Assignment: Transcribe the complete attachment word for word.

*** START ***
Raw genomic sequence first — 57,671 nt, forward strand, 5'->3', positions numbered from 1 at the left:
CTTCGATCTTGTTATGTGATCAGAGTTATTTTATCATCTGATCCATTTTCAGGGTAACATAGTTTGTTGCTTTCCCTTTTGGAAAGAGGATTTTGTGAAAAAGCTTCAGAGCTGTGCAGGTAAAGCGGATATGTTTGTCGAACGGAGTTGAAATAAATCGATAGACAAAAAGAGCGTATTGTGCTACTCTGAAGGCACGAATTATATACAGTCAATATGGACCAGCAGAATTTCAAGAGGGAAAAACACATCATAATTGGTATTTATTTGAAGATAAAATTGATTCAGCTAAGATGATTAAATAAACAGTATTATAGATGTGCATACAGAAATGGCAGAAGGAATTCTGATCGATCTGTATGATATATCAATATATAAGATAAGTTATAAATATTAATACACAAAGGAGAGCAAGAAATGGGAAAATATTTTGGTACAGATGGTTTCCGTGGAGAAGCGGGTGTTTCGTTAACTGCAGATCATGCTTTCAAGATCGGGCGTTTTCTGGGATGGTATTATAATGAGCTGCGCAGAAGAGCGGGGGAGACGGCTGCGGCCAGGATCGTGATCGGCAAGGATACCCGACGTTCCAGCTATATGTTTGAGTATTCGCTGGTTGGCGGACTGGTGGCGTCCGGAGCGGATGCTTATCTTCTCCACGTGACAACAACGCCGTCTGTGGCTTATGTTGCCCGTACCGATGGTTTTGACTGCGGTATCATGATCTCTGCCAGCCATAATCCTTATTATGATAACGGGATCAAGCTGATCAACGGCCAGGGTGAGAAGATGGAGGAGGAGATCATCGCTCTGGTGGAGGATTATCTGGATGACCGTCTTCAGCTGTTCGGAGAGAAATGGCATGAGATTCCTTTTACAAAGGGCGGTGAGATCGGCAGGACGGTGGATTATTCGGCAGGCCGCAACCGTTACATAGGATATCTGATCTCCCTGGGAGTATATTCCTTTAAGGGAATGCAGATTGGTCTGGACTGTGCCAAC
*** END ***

Raw genomic sequence first — 57,671 nt, forward strand, 5'->3', positions numbered from 1 at the left:
CTTCGATCTTGTTATGTGATCAGAGTTATTTTATCATCTGATCCATTTTCAGGGTAACATAGTTTGTTGCTTTCCCTTTTGGAAAGAGGATTTTGTGAAAAAGCTTCAGAGCTGTGCAGGTAAAGCGGATATGTTTGTCGAACGGAGTTGAAATAAATCGATAGACAAAAAGAGCGTATTGTGCTACTCTGAAGGCACGAATTATATACAGTCAATATGGACCAGCAGAATTTCAAGAGGGAAAAACACATCATAATTGGTATTTATTTGAAGATAAAATTGATTCAGCTAAGATGATTAAATAAACAGTATTATAGATGTGCATACAGAAATGGCAGAAGGAATTCTGATCGATCTGTATGATATATCAATATATAAGATAAGTTATAAATATTAATACACAAAGGAGAGCAAGAAATGGGAAAATATTTTGGTACAGATGGTTTCCGTGGAGAAGCGGGTGTTTCGTTAACTGCAGATCATGCTTTCAAGATCGGGCGTTTTCTGGGATGGTATTATAATGAGCTGCGCAGAAGAGCGGGGGAGACGGCTGCGGCCAGGATCGTGATCGGCAAGGATACCCGACGTTCCAGCTATATGTTTGAGTATTCGCTGGTTGGCGGACTGGTGGCGTCCGGAGCGGATGCTTATCTTCTCCACGTGACAACAACGCCGTCTGTGGCTTATGTTGCCCGTACCGATGGTTTTGACTGCGGTATCATGATCTCTGCCAGCCATAATCCTTATTATGATAACGGGATCAAGCTGATCAACGGCCAGGGTGAGAAGATGGAGGAGGAGATCATCGCTCTGGTGGAGGATTATCTGGATGACCGTCTTCAGCTGTTCGGAGAGAAATGGCATGAGATTCCTTTTACAAAGGGCGGTGAGATCGGCAGGACGGTGGATTATTCGGCAGGCCGCAACCGTTACATAGGATATCTGATCTCCCTGGGAGTATATTCCTTTAAGGGAATGCAGATTGGTCTGGACTGTGCCAAC